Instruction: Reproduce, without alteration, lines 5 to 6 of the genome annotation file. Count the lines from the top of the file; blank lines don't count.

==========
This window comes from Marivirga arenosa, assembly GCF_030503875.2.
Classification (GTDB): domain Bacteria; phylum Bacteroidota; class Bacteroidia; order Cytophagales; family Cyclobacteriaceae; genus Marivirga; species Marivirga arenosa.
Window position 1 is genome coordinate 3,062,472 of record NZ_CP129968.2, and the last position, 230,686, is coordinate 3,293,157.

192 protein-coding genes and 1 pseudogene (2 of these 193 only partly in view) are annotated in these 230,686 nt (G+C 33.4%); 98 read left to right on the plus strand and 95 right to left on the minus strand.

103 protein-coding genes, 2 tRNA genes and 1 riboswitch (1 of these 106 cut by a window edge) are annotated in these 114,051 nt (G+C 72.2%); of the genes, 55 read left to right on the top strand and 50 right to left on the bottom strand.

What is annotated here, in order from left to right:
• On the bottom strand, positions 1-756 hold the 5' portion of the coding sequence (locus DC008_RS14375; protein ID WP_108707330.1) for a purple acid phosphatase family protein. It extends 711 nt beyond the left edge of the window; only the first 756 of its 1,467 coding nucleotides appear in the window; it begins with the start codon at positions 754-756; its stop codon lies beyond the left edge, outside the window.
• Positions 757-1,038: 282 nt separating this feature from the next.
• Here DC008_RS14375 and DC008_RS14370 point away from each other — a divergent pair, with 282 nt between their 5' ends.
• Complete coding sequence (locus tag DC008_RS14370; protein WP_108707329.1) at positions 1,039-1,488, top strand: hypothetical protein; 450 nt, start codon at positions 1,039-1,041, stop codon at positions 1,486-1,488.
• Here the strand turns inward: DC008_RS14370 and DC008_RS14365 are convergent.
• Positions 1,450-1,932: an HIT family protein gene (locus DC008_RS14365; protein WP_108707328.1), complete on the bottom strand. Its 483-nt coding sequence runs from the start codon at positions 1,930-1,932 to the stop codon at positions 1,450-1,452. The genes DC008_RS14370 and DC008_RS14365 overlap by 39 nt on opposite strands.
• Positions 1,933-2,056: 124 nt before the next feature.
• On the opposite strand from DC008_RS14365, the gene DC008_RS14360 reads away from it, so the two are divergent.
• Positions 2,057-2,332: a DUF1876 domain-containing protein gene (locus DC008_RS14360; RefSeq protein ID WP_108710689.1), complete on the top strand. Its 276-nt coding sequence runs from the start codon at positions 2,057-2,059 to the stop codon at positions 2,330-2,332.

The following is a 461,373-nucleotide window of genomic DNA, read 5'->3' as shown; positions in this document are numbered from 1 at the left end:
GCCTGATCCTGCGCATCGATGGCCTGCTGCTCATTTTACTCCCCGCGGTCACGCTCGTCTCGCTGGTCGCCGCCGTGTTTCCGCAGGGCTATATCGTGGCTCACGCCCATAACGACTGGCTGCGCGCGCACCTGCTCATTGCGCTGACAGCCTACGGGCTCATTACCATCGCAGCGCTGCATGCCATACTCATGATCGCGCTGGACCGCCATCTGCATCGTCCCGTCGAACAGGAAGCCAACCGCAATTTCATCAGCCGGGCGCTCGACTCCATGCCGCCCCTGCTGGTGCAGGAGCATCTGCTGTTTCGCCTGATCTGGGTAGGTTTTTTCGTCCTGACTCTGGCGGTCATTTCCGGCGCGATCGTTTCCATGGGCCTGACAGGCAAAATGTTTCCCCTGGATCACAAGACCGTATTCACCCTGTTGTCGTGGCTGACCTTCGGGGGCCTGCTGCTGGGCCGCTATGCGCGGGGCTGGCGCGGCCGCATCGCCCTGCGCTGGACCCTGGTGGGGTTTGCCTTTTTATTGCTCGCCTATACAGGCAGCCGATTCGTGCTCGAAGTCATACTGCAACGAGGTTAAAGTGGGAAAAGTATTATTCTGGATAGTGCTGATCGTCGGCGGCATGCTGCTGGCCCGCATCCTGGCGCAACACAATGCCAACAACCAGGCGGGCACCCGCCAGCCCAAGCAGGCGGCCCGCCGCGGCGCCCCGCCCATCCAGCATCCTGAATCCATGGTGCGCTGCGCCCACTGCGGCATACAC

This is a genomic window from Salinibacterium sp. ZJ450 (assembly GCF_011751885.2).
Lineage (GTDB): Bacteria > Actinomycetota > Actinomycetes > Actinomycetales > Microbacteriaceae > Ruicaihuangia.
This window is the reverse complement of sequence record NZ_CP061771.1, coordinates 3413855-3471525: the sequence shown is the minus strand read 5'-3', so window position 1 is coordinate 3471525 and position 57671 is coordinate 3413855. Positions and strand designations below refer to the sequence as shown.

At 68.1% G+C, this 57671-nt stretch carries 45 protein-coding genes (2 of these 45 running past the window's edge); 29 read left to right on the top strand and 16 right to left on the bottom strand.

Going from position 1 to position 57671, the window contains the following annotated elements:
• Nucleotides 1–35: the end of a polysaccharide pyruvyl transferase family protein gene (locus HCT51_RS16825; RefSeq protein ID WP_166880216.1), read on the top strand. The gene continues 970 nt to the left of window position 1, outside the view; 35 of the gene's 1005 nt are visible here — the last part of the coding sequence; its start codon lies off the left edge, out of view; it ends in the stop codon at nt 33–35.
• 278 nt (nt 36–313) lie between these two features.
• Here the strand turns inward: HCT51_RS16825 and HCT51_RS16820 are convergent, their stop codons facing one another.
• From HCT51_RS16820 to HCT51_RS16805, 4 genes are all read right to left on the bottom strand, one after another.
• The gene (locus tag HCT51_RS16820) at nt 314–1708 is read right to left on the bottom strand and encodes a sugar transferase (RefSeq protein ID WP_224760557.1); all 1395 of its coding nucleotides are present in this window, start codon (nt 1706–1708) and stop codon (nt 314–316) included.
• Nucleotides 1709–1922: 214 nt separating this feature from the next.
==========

103 protein-coding genes, 2 tRNA genes and 1 riboswitch (1 of these 106 cut by a window edge) are annotated in these 114,051 nt (G+C 72.2%); of the genes, 55 read left to right on the top strand and 50 right to left on the bottom strand.

What is annotated here, in order from left to right: